Nonfiction > Henry Craik, ed. > English Prose > Vol. V. Nineteenth Century
Henry Craik, ed.  English Prose.  1916.
Vol. V. Nineteenth Century
Critical Introduction by J. H. Millar
Sir William Hamilton (1788–1856)
[Sir William Hamilton was born at Glasgow in 1788, and was educated at the College there. At the age of nineteen he went to Halliol as an exhibitioner on Mr. Snell’s foundation, and in 1810 was placed in the first class in literis humanioribus. He passed advocate three years later, but did little or nothing at the bar. Defeated in 1817 by Mr. John Wilson in his candidature for the chair of Moral Philosophy in Edinburgh, he was appointed to that of Civil History in the same University in 1821. But the scanty emoluments of his office gradually dwindled to nothing, and Hamilton ceased to lecture. In 1829 there appeared in the Edinburgh Review an article on the philosophy of Cousin—the first of a series of vigorous papers which he contributed to that periodical on philosophical topics, and on other questions such as University Reform, and which have been reprinted in a volume of Discussions. In 1836 Sir William was preferred by the Town Council of Edinburgh to the chair of Logic and Metaphysics, whence for twenty years, in spite of the physical weakness occasioned by a paralytic stroke in 1844, he diffused an influence such as probably few philosophical teachers in recent times have been able to exercise over their pupils. During the latter portion of his life he projected many undertakings which he was never to carry through; such, for example, as a life of Luther, for the execution of which his exceptional acquaintance with the literature of the reformer’s age peculiarly qualified him. He published in 1849 an edition of Reid’s works, with copious notes and appendices. Its 914th and last page breaks off in the middle of a sentence, which was never completed. A pamphlet from his pen upon the Scottish non-intrusion question, entitled Be not Schismatics or Martyrs by mistake (1843), is a typical specimen of his controversial manner, and attracted much attention at the time. Two courses of lectures, delivered in alternate years, one on Logic, the other on Metaphysics, were published after his death, which took place in 1856.]  1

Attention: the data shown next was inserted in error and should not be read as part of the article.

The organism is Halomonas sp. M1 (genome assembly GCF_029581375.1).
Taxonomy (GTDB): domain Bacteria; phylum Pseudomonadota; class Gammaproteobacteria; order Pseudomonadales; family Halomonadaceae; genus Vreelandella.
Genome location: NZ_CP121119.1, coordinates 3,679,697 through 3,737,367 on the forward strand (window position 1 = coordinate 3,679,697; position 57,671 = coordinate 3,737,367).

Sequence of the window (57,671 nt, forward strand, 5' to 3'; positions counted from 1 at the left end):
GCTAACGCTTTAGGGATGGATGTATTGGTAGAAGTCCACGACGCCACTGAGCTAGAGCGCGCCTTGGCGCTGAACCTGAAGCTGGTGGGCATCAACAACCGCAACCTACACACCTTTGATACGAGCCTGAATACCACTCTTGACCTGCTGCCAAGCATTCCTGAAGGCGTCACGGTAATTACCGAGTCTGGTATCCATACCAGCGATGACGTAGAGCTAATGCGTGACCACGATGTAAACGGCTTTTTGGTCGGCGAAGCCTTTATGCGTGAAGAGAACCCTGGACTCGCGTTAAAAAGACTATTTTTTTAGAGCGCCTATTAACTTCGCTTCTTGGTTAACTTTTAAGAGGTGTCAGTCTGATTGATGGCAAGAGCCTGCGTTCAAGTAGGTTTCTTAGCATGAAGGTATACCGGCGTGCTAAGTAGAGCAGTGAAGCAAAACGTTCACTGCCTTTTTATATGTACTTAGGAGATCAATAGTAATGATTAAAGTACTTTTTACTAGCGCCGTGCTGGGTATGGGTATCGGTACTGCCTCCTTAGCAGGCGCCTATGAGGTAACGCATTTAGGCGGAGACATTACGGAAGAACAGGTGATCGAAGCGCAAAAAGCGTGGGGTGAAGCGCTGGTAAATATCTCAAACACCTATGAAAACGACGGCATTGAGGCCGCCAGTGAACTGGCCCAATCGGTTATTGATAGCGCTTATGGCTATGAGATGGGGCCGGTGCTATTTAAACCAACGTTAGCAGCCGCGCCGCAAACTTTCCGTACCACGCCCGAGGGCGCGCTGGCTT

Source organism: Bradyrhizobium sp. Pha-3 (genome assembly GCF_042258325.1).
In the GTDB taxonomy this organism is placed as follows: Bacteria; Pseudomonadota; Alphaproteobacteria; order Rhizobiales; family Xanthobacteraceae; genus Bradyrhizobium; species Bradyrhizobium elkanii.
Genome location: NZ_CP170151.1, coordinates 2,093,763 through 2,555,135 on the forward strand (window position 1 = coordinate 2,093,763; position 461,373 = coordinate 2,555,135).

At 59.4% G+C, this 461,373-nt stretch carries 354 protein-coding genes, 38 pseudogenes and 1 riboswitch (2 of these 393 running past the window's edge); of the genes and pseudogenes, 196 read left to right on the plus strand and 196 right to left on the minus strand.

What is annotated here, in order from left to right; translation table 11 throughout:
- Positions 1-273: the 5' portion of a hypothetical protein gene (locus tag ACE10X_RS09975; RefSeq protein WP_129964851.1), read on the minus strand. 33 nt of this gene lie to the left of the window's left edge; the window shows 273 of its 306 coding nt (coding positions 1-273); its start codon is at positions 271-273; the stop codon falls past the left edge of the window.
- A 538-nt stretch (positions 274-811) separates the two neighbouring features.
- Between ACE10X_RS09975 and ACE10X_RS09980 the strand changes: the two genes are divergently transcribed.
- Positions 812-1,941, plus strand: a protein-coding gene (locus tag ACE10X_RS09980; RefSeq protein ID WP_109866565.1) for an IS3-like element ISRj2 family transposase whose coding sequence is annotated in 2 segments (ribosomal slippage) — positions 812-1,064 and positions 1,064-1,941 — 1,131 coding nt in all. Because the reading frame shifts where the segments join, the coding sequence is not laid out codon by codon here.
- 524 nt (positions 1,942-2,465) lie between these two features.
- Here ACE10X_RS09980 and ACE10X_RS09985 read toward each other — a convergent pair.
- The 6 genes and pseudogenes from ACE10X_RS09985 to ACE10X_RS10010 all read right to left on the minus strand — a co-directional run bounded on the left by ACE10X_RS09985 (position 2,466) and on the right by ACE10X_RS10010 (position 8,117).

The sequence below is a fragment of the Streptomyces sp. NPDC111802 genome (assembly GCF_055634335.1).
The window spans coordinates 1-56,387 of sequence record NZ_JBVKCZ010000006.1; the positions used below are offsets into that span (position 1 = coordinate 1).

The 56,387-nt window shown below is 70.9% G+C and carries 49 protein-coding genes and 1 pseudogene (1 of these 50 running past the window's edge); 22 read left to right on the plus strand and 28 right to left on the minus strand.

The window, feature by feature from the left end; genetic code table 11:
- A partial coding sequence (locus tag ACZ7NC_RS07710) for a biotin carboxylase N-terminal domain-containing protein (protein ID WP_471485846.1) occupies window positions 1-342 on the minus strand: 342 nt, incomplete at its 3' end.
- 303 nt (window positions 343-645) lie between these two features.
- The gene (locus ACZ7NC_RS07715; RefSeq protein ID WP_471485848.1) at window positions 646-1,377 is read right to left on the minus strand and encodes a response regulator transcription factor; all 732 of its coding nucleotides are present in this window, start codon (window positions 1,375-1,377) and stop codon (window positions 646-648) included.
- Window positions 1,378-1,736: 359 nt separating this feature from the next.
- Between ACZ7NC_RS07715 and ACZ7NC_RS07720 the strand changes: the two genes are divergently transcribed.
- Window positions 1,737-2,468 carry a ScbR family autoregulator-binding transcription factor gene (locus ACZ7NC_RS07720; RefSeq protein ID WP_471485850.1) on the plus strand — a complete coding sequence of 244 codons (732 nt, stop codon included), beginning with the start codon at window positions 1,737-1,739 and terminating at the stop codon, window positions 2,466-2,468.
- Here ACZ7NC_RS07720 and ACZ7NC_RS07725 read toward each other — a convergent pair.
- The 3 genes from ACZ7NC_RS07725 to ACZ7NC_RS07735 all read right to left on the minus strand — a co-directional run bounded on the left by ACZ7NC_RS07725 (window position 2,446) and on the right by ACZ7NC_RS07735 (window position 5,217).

IT is very handsomely allowed by his posthumous opponent that Sir William Hamilton was a man “of abundant acuteness and more than abundant learning”; that he was the “founder of a school of thought”; and that he was “one of the ablest, the most far-sighted, and the most candid” of his way of thinking. Such compliments may or may not be designed to enhance the triumph of his assailant, but no stronger testimony to Sir William Hamilton’s greatness could be brought forward than the mere fact that his system was made the peg upon which Mr. John Mill deliberately chose to hang his vindication of the utilitarian doctrines. By the present generation, which has never beheld the noble features and the commanding presence, which has never been thrilled by the sonorous voice, nor fascinated by the kindling eye, of which his pupils speak with one accord,—some such testimony is certainly required. For Sir William Hamilton’s consequence in the realm of philosophy has diminished in proportion as time has necessarily contracted the sphere in which his personality asserted itself; insomuch that to-day the “school of thought” which he founded is almost barren of pupils; while for the present, at all events, the Necessary Laws of Thought, the Quantification of the Predicate, and the Philosophy of the Conditioned have withdrawn into obscurity.  2